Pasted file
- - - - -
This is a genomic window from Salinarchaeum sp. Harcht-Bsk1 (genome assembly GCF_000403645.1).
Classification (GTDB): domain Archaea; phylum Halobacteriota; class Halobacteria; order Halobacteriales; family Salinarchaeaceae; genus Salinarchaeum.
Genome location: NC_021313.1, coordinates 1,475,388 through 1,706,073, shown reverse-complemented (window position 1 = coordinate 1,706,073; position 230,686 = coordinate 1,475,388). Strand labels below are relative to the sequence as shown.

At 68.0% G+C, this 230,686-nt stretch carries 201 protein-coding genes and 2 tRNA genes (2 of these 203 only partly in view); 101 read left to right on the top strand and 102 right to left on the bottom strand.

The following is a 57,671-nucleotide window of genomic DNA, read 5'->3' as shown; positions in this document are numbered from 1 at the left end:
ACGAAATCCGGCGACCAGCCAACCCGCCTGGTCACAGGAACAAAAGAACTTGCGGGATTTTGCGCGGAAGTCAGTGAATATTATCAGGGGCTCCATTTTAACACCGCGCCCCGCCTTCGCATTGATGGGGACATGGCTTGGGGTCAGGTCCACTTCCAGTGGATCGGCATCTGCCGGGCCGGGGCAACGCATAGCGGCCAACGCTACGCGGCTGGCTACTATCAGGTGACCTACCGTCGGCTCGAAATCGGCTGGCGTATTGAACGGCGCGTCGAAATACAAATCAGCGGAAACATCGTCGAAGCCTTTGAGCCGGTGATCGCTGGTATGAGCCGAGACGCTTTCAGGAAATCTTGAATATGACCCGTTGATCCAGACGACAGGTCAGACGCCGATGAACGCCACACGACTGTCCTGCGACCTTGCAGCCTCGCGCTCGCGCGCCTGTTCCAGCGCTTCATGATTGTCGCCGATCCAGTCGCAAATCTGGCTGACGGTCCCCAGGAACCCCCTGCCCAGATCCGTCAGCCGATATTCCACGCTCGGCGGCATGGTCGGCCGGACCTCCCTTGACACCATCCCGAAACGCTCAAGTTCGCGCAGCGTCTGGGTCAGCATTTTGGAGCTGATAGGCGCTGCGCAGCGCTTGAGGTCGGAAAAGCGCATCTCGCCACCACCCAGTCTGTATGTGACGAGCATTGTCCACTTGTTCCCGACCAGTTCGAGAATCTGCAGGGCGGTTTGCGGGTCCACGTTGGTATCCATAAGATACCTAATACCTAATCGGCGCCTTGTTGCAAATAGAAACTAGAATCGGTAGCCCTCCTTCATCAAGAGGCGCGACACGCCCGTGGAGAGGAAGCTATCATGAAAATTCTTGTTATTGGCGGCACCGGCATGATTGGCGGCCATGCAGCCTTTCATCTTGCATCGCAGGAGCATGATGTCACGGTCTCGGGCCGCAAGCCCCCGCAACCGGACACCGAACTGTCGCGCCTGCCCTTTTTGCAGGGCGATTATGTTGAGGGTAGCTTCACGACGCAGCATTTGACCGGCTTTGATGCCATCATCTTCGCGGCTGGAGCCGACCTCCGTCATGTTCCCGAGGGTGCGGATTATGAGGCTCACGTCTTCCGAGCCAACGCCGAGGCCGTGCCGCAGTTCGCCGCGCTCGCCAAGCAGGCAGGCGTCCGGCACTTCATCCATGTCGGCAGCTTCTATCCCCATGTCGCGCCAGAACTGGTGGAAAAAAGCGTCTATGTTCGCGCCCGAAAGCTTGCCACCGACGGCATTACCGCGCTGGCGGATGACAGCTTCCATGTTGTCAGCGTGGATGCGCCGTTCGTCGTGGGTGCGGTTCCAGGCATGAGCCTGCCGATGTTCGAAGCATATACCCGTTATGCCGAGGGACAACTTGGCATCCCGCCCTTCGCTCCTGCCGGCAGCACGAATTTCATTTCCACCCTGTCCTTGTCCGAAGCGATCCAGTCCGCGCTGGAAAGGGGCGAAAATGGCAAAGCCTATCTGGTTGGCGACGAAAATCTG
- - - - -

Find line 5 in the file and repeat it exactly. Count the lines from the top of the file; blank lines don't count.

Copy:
The following is a 57,671-nucleotide window of genomic DNA, read 5'->3' as shown; positions in this document are numbered from 1 at the left end: